CEO Alliance Calls for More US Natural Gas Supplies
Assembled at a news conference in Washington on Tuesday, five chief executives of natural gas producers and industrial natural gas consumers called on the Bush Administration and Congress to take immediate action to help increase US natural gas supply.
"There is no shortage of natural gas in this country," said Anadarko CEO Jim Hackett. "In fact, Minerals Management Service studies indicate there are 1,040 trillion cubic feet of gas waiting to be discovered, yet we can't get access to much of this resource because of various government restrictions. It's Economics 101--tight supplies lead to higher prices for everyone."
The CEO alliance cited four main points:
- Americans are being hurt by high natural gas prices.
- The US has plentiful natural gas resources.
- Lack of access and red tape keep resources off-limits to producers.
- Increasing supplies would reduce and stabilize prices for consumers.
The business leaders outlined actions that the federal government could take to immediately address problems the natural gas industry faces in trying to increase supply. Their specific solutions include:
- Reduce the permitting backlog and accelerate the processes for applications to work on onshore federal non-park, non-wilderness lands.
- Open up the remaining Sale 181 areas in the Eastern Gulf of Mexico and push to lift the exploration moratoria on the East Coast, West Coast, and offshore Alaska, while hopefully working with the affected states to provide revenue benefits.
"Our natural gas supply problems are man-made by legislation and red tape," Larry Nichols, CEO of Devon Energy, explained. "We are joining together to call on Congress and the Administration to take immediate action to fix the problem. The solution is in their hands and within their reach."
In addition to calling on the government to support a multi-faceted energy strategy, the coalition called on Congress to appropriate the funds needed to hire additional staff and make other changes to help federal land management agencies approve and accelerate the processing of nearly 5,000 drilling permits that are currently stuck in the system.
"The US postal service has more workers in big cities where there is more mail," Nichols said. "Our land management agencies deserve the same treatment. Imagine if a piece of mail sat for six months before being delivered."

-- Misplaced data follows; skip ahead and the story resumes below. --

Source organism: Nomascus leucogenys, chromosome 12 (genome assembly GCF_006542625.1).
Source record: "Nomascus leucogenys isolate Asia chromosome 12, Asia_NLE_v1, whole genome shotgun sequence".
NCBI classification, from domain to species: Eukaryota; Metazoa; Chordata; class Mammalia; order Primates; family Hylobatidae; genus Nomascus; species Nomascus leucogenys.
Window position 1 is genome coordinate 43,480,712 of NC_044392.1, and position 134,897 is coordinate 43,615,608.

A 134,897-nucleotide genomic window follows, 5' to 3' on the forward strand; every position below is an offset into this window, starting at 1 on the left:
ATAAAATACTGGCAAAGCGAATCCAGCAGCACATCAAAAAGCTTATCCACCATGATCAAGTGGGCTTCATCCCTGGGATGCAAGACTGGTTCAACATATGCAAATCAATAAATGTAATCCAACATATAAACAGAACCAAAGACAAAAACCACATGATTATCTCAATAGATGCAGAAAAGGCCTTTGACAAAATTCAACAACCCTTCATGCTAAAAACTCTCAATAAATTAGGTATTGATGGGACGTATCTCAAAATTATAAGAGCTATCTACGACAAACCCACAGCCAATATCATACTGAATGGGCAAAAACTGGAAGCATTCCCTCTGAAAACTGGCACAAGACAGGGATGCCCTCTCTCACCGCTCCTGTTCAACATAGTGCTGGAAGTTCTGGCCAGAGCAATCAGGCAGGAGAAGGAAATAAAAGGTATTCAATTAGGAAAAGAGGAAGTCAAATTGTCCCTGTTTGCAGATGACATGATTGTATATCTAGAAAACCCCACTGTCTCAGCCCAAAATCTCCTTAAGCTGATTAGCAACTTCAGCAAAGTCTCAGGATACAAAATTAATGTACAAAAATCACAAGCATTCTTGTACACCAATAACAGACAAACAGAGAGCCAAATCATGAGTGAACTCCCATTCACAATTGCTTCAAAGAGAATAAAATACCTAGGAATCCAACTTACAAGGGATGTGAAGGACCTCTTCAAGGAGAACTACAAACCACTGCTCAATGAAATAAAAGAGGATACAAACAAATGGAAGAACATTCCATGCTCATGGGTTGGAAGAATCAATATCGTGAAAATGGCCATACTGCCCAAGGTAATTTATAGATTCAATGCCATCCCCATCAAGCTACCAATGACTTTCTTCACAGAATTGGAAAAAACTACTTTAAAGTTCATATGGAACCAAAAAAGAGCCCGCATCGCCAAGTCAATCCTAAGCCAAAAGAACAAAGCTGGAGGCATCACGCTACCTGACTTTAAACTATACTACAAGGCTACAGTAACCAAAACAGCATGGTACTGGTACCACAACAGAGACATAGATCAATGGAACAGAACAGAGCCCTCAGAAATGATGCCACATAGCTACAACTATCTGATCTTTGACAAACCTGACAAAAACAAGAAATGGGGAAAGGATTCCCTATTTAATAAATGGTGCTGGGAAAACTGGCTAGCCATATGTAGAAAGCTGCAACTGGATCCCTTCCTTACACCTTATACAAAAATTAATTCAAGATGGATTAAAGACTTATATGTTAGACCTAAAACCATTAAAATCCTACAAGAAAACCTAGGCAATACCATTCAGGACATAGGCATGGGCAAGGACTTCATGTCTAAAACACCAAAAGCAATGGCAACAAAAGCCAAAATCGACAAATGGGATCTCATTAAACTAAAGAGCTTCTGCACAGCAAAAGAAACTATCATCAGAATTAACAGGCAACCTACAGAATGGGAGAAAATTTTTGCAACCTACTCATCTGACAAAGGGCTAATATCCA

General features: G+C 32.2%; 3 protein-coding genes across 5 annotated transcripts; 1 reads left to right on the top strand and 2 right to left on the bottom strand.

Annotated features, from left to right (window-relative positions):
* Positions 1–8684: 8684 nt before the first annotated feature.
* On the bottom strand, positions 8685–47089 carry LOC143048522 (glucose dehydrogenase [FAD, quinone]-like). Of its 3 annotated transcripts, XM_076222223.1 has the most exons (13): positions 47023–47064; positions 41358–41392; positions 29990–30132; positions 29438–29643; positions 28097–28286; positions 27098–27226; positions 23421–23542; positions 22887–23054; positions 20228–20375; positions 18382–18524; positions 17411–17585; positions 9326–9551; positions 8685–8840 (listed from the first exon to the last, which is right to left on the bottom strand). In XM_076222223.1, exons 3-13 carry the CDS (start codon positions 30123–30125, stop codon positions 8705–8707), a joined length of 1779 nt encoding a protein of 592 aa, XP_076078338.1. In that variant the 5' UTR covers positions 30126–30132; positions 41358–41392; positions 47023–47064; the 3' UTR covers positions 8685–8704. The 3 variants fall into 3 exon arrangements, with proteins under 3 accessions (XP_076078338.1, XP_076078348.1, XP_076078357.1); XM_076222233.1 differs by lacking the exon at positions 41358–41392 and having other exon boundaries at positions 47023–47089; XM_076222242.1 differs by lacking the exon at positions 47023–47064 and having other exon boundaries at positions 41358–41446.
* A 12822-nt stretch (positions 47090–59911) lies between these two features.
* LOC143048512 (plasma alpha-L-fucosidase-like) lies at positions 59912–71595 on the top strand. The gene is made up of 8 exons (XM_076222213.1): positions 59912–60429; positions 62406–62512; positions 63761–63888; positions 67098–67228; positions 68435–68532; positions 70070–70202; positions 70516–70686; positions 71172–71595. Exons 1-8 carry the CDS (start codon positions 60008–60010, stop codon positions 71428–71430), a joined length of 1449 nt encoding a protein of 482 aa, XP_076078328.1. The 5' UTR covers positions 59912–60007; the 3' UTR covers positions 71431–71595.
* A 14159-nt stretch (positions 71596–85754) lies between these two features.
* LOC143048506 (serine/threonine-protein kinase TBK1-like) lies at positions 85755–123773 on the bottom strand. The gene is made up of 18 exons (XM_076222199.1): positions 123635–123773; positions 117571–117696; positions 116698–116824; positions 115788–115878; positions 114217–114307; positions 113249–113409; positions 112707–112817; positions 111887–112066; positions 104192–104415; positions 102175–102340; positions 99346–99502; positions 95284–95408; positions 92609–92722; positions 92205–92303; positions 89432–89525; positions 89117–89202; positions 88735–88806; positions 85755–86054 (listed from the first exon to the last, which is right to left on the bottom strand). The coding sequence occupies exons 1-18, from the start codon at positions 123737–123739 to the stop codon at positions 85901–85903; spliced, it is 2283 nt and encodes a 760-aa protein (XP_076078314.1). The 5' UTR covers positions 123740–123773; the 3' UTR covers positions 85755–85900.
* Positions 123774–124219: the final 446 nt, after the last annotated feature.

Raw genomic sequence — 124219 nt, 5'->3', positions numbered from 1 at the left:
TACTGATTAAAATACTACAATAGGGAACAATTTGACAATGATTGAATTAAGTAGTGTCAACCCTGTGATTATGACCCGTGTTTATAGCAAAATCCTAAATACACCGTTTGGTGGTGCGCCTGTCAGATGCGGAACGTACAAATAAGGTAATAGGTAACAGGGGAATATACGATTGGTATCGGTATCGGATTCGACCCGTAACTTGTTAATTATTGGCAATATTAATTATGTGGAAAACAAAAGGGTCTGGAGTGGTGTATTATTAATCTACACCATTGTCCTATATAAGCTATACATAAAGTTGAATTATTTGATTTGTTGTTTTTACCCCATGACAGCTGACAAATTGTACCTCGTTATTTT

In addition to calling for improvments to the onshore permitting process, the CEOs pointed out that constraints offshore limit the exploration for new sources of energy. Ninety percent of America's Outer Continental Shelf is off-limits to further exploration, stated Anadarko. One specific region that was slated to be offered for lease and then withdrawn from access is the Lease Sale 181 region in the eastern Gulf of Mexico. Ultimately, a small sliver of that area was offered for lease in 2001. Since then, the industry has made 10 discoveries in those waters--all natural gas. When it comes on line, the additional 1 billion cf/d of natural gas from these discoveries will represent an increase of approximately 2 percent of all US supply.
"We applaud Senators Domenici and Bingaman for their efforts to open the remaining parts of Sale 181 and call on Congress to follow their lead," Hackett said. "Without a doubt, opening up 181 offers the best chance for significant new domestic natural gas production in the next five years. This would be a direct, positive action to increase supply and relieve high prices pressuring American consumers." Hackett also cited the need for access to explore off the West Coast, East Coast, the eastern half of the Gulf of Mexico, and the coast of Alaska. "Our industry has proven that development can take place with little or no environmental impact," he said.
Joining Hackett and Nichols in the alliance were CF Industries Holdings CEO Stephen R. Wilson, Nucor president and CEO Daniel DiMicco, and New Jersey Resources chairman and CEO Laurence M. Downes.
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